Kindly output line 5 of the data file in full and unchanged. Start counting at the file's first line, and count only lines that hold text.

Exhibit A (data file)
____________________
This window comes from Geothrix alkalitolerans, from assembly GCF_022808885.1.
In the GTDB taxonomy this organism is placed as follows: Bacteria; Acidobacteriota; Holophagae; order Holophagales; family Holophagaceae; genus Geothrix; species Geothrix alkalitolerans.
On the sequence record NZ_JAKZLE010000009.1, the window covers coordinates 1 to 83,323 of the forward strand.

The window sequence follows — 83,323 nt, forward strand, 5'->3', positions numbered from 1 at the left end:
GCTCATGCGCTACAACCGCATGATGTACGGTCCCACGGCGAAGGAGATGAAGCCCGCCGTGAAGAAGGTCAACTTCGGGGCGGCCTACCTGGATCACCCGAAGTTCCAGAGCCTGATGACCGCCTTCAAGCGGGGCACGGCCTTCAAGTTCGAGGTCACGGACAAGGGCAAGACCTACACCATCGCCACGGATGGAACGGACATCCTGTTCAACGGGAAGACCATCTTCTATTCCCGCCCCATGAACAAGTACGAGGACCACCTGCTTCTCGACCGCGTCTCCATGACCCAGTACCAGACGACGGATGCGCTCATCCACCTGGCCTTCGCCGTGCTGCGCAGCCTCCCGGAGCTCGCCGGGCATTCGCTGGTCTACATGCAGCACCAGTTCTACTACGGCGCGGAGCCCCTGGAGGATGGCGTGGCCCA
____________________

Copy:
GCTCATGCGCTACAACCGCATGATGTACGGTCCCACGGCGAAGGAGATGAAGCCCGCCGTGAAGAAGGTCAACTTCGGGGCGGCCTACCTGGATCACCCGAAGTTCCAGAGCCTGATGACCGCCTTCAAGCGGGGCACGGCCTTCAAGTTCGAGGTCACGGACAAGGGCAAGACCTACACCATCGCCACGGATGGAACGGACATCCTGTTCAACGGGAAGACCATCTTCTATTCCCGCCCCATGAACAAGTACGAGGACCACCTGCTTCTCGACCGCGTCTCCATGACCCAGTACCAGACGACGGATGCGCTCATCCACCTGGCCTTCGCCGTGCTGCGCAGCCTCCCGGAGCTCGCCGGGCATTCGCTGGTCTACATGCAGCACCAGTTCTACTACGGCGCGGAGCCCCTGGAGGATGGCGTGGCCCA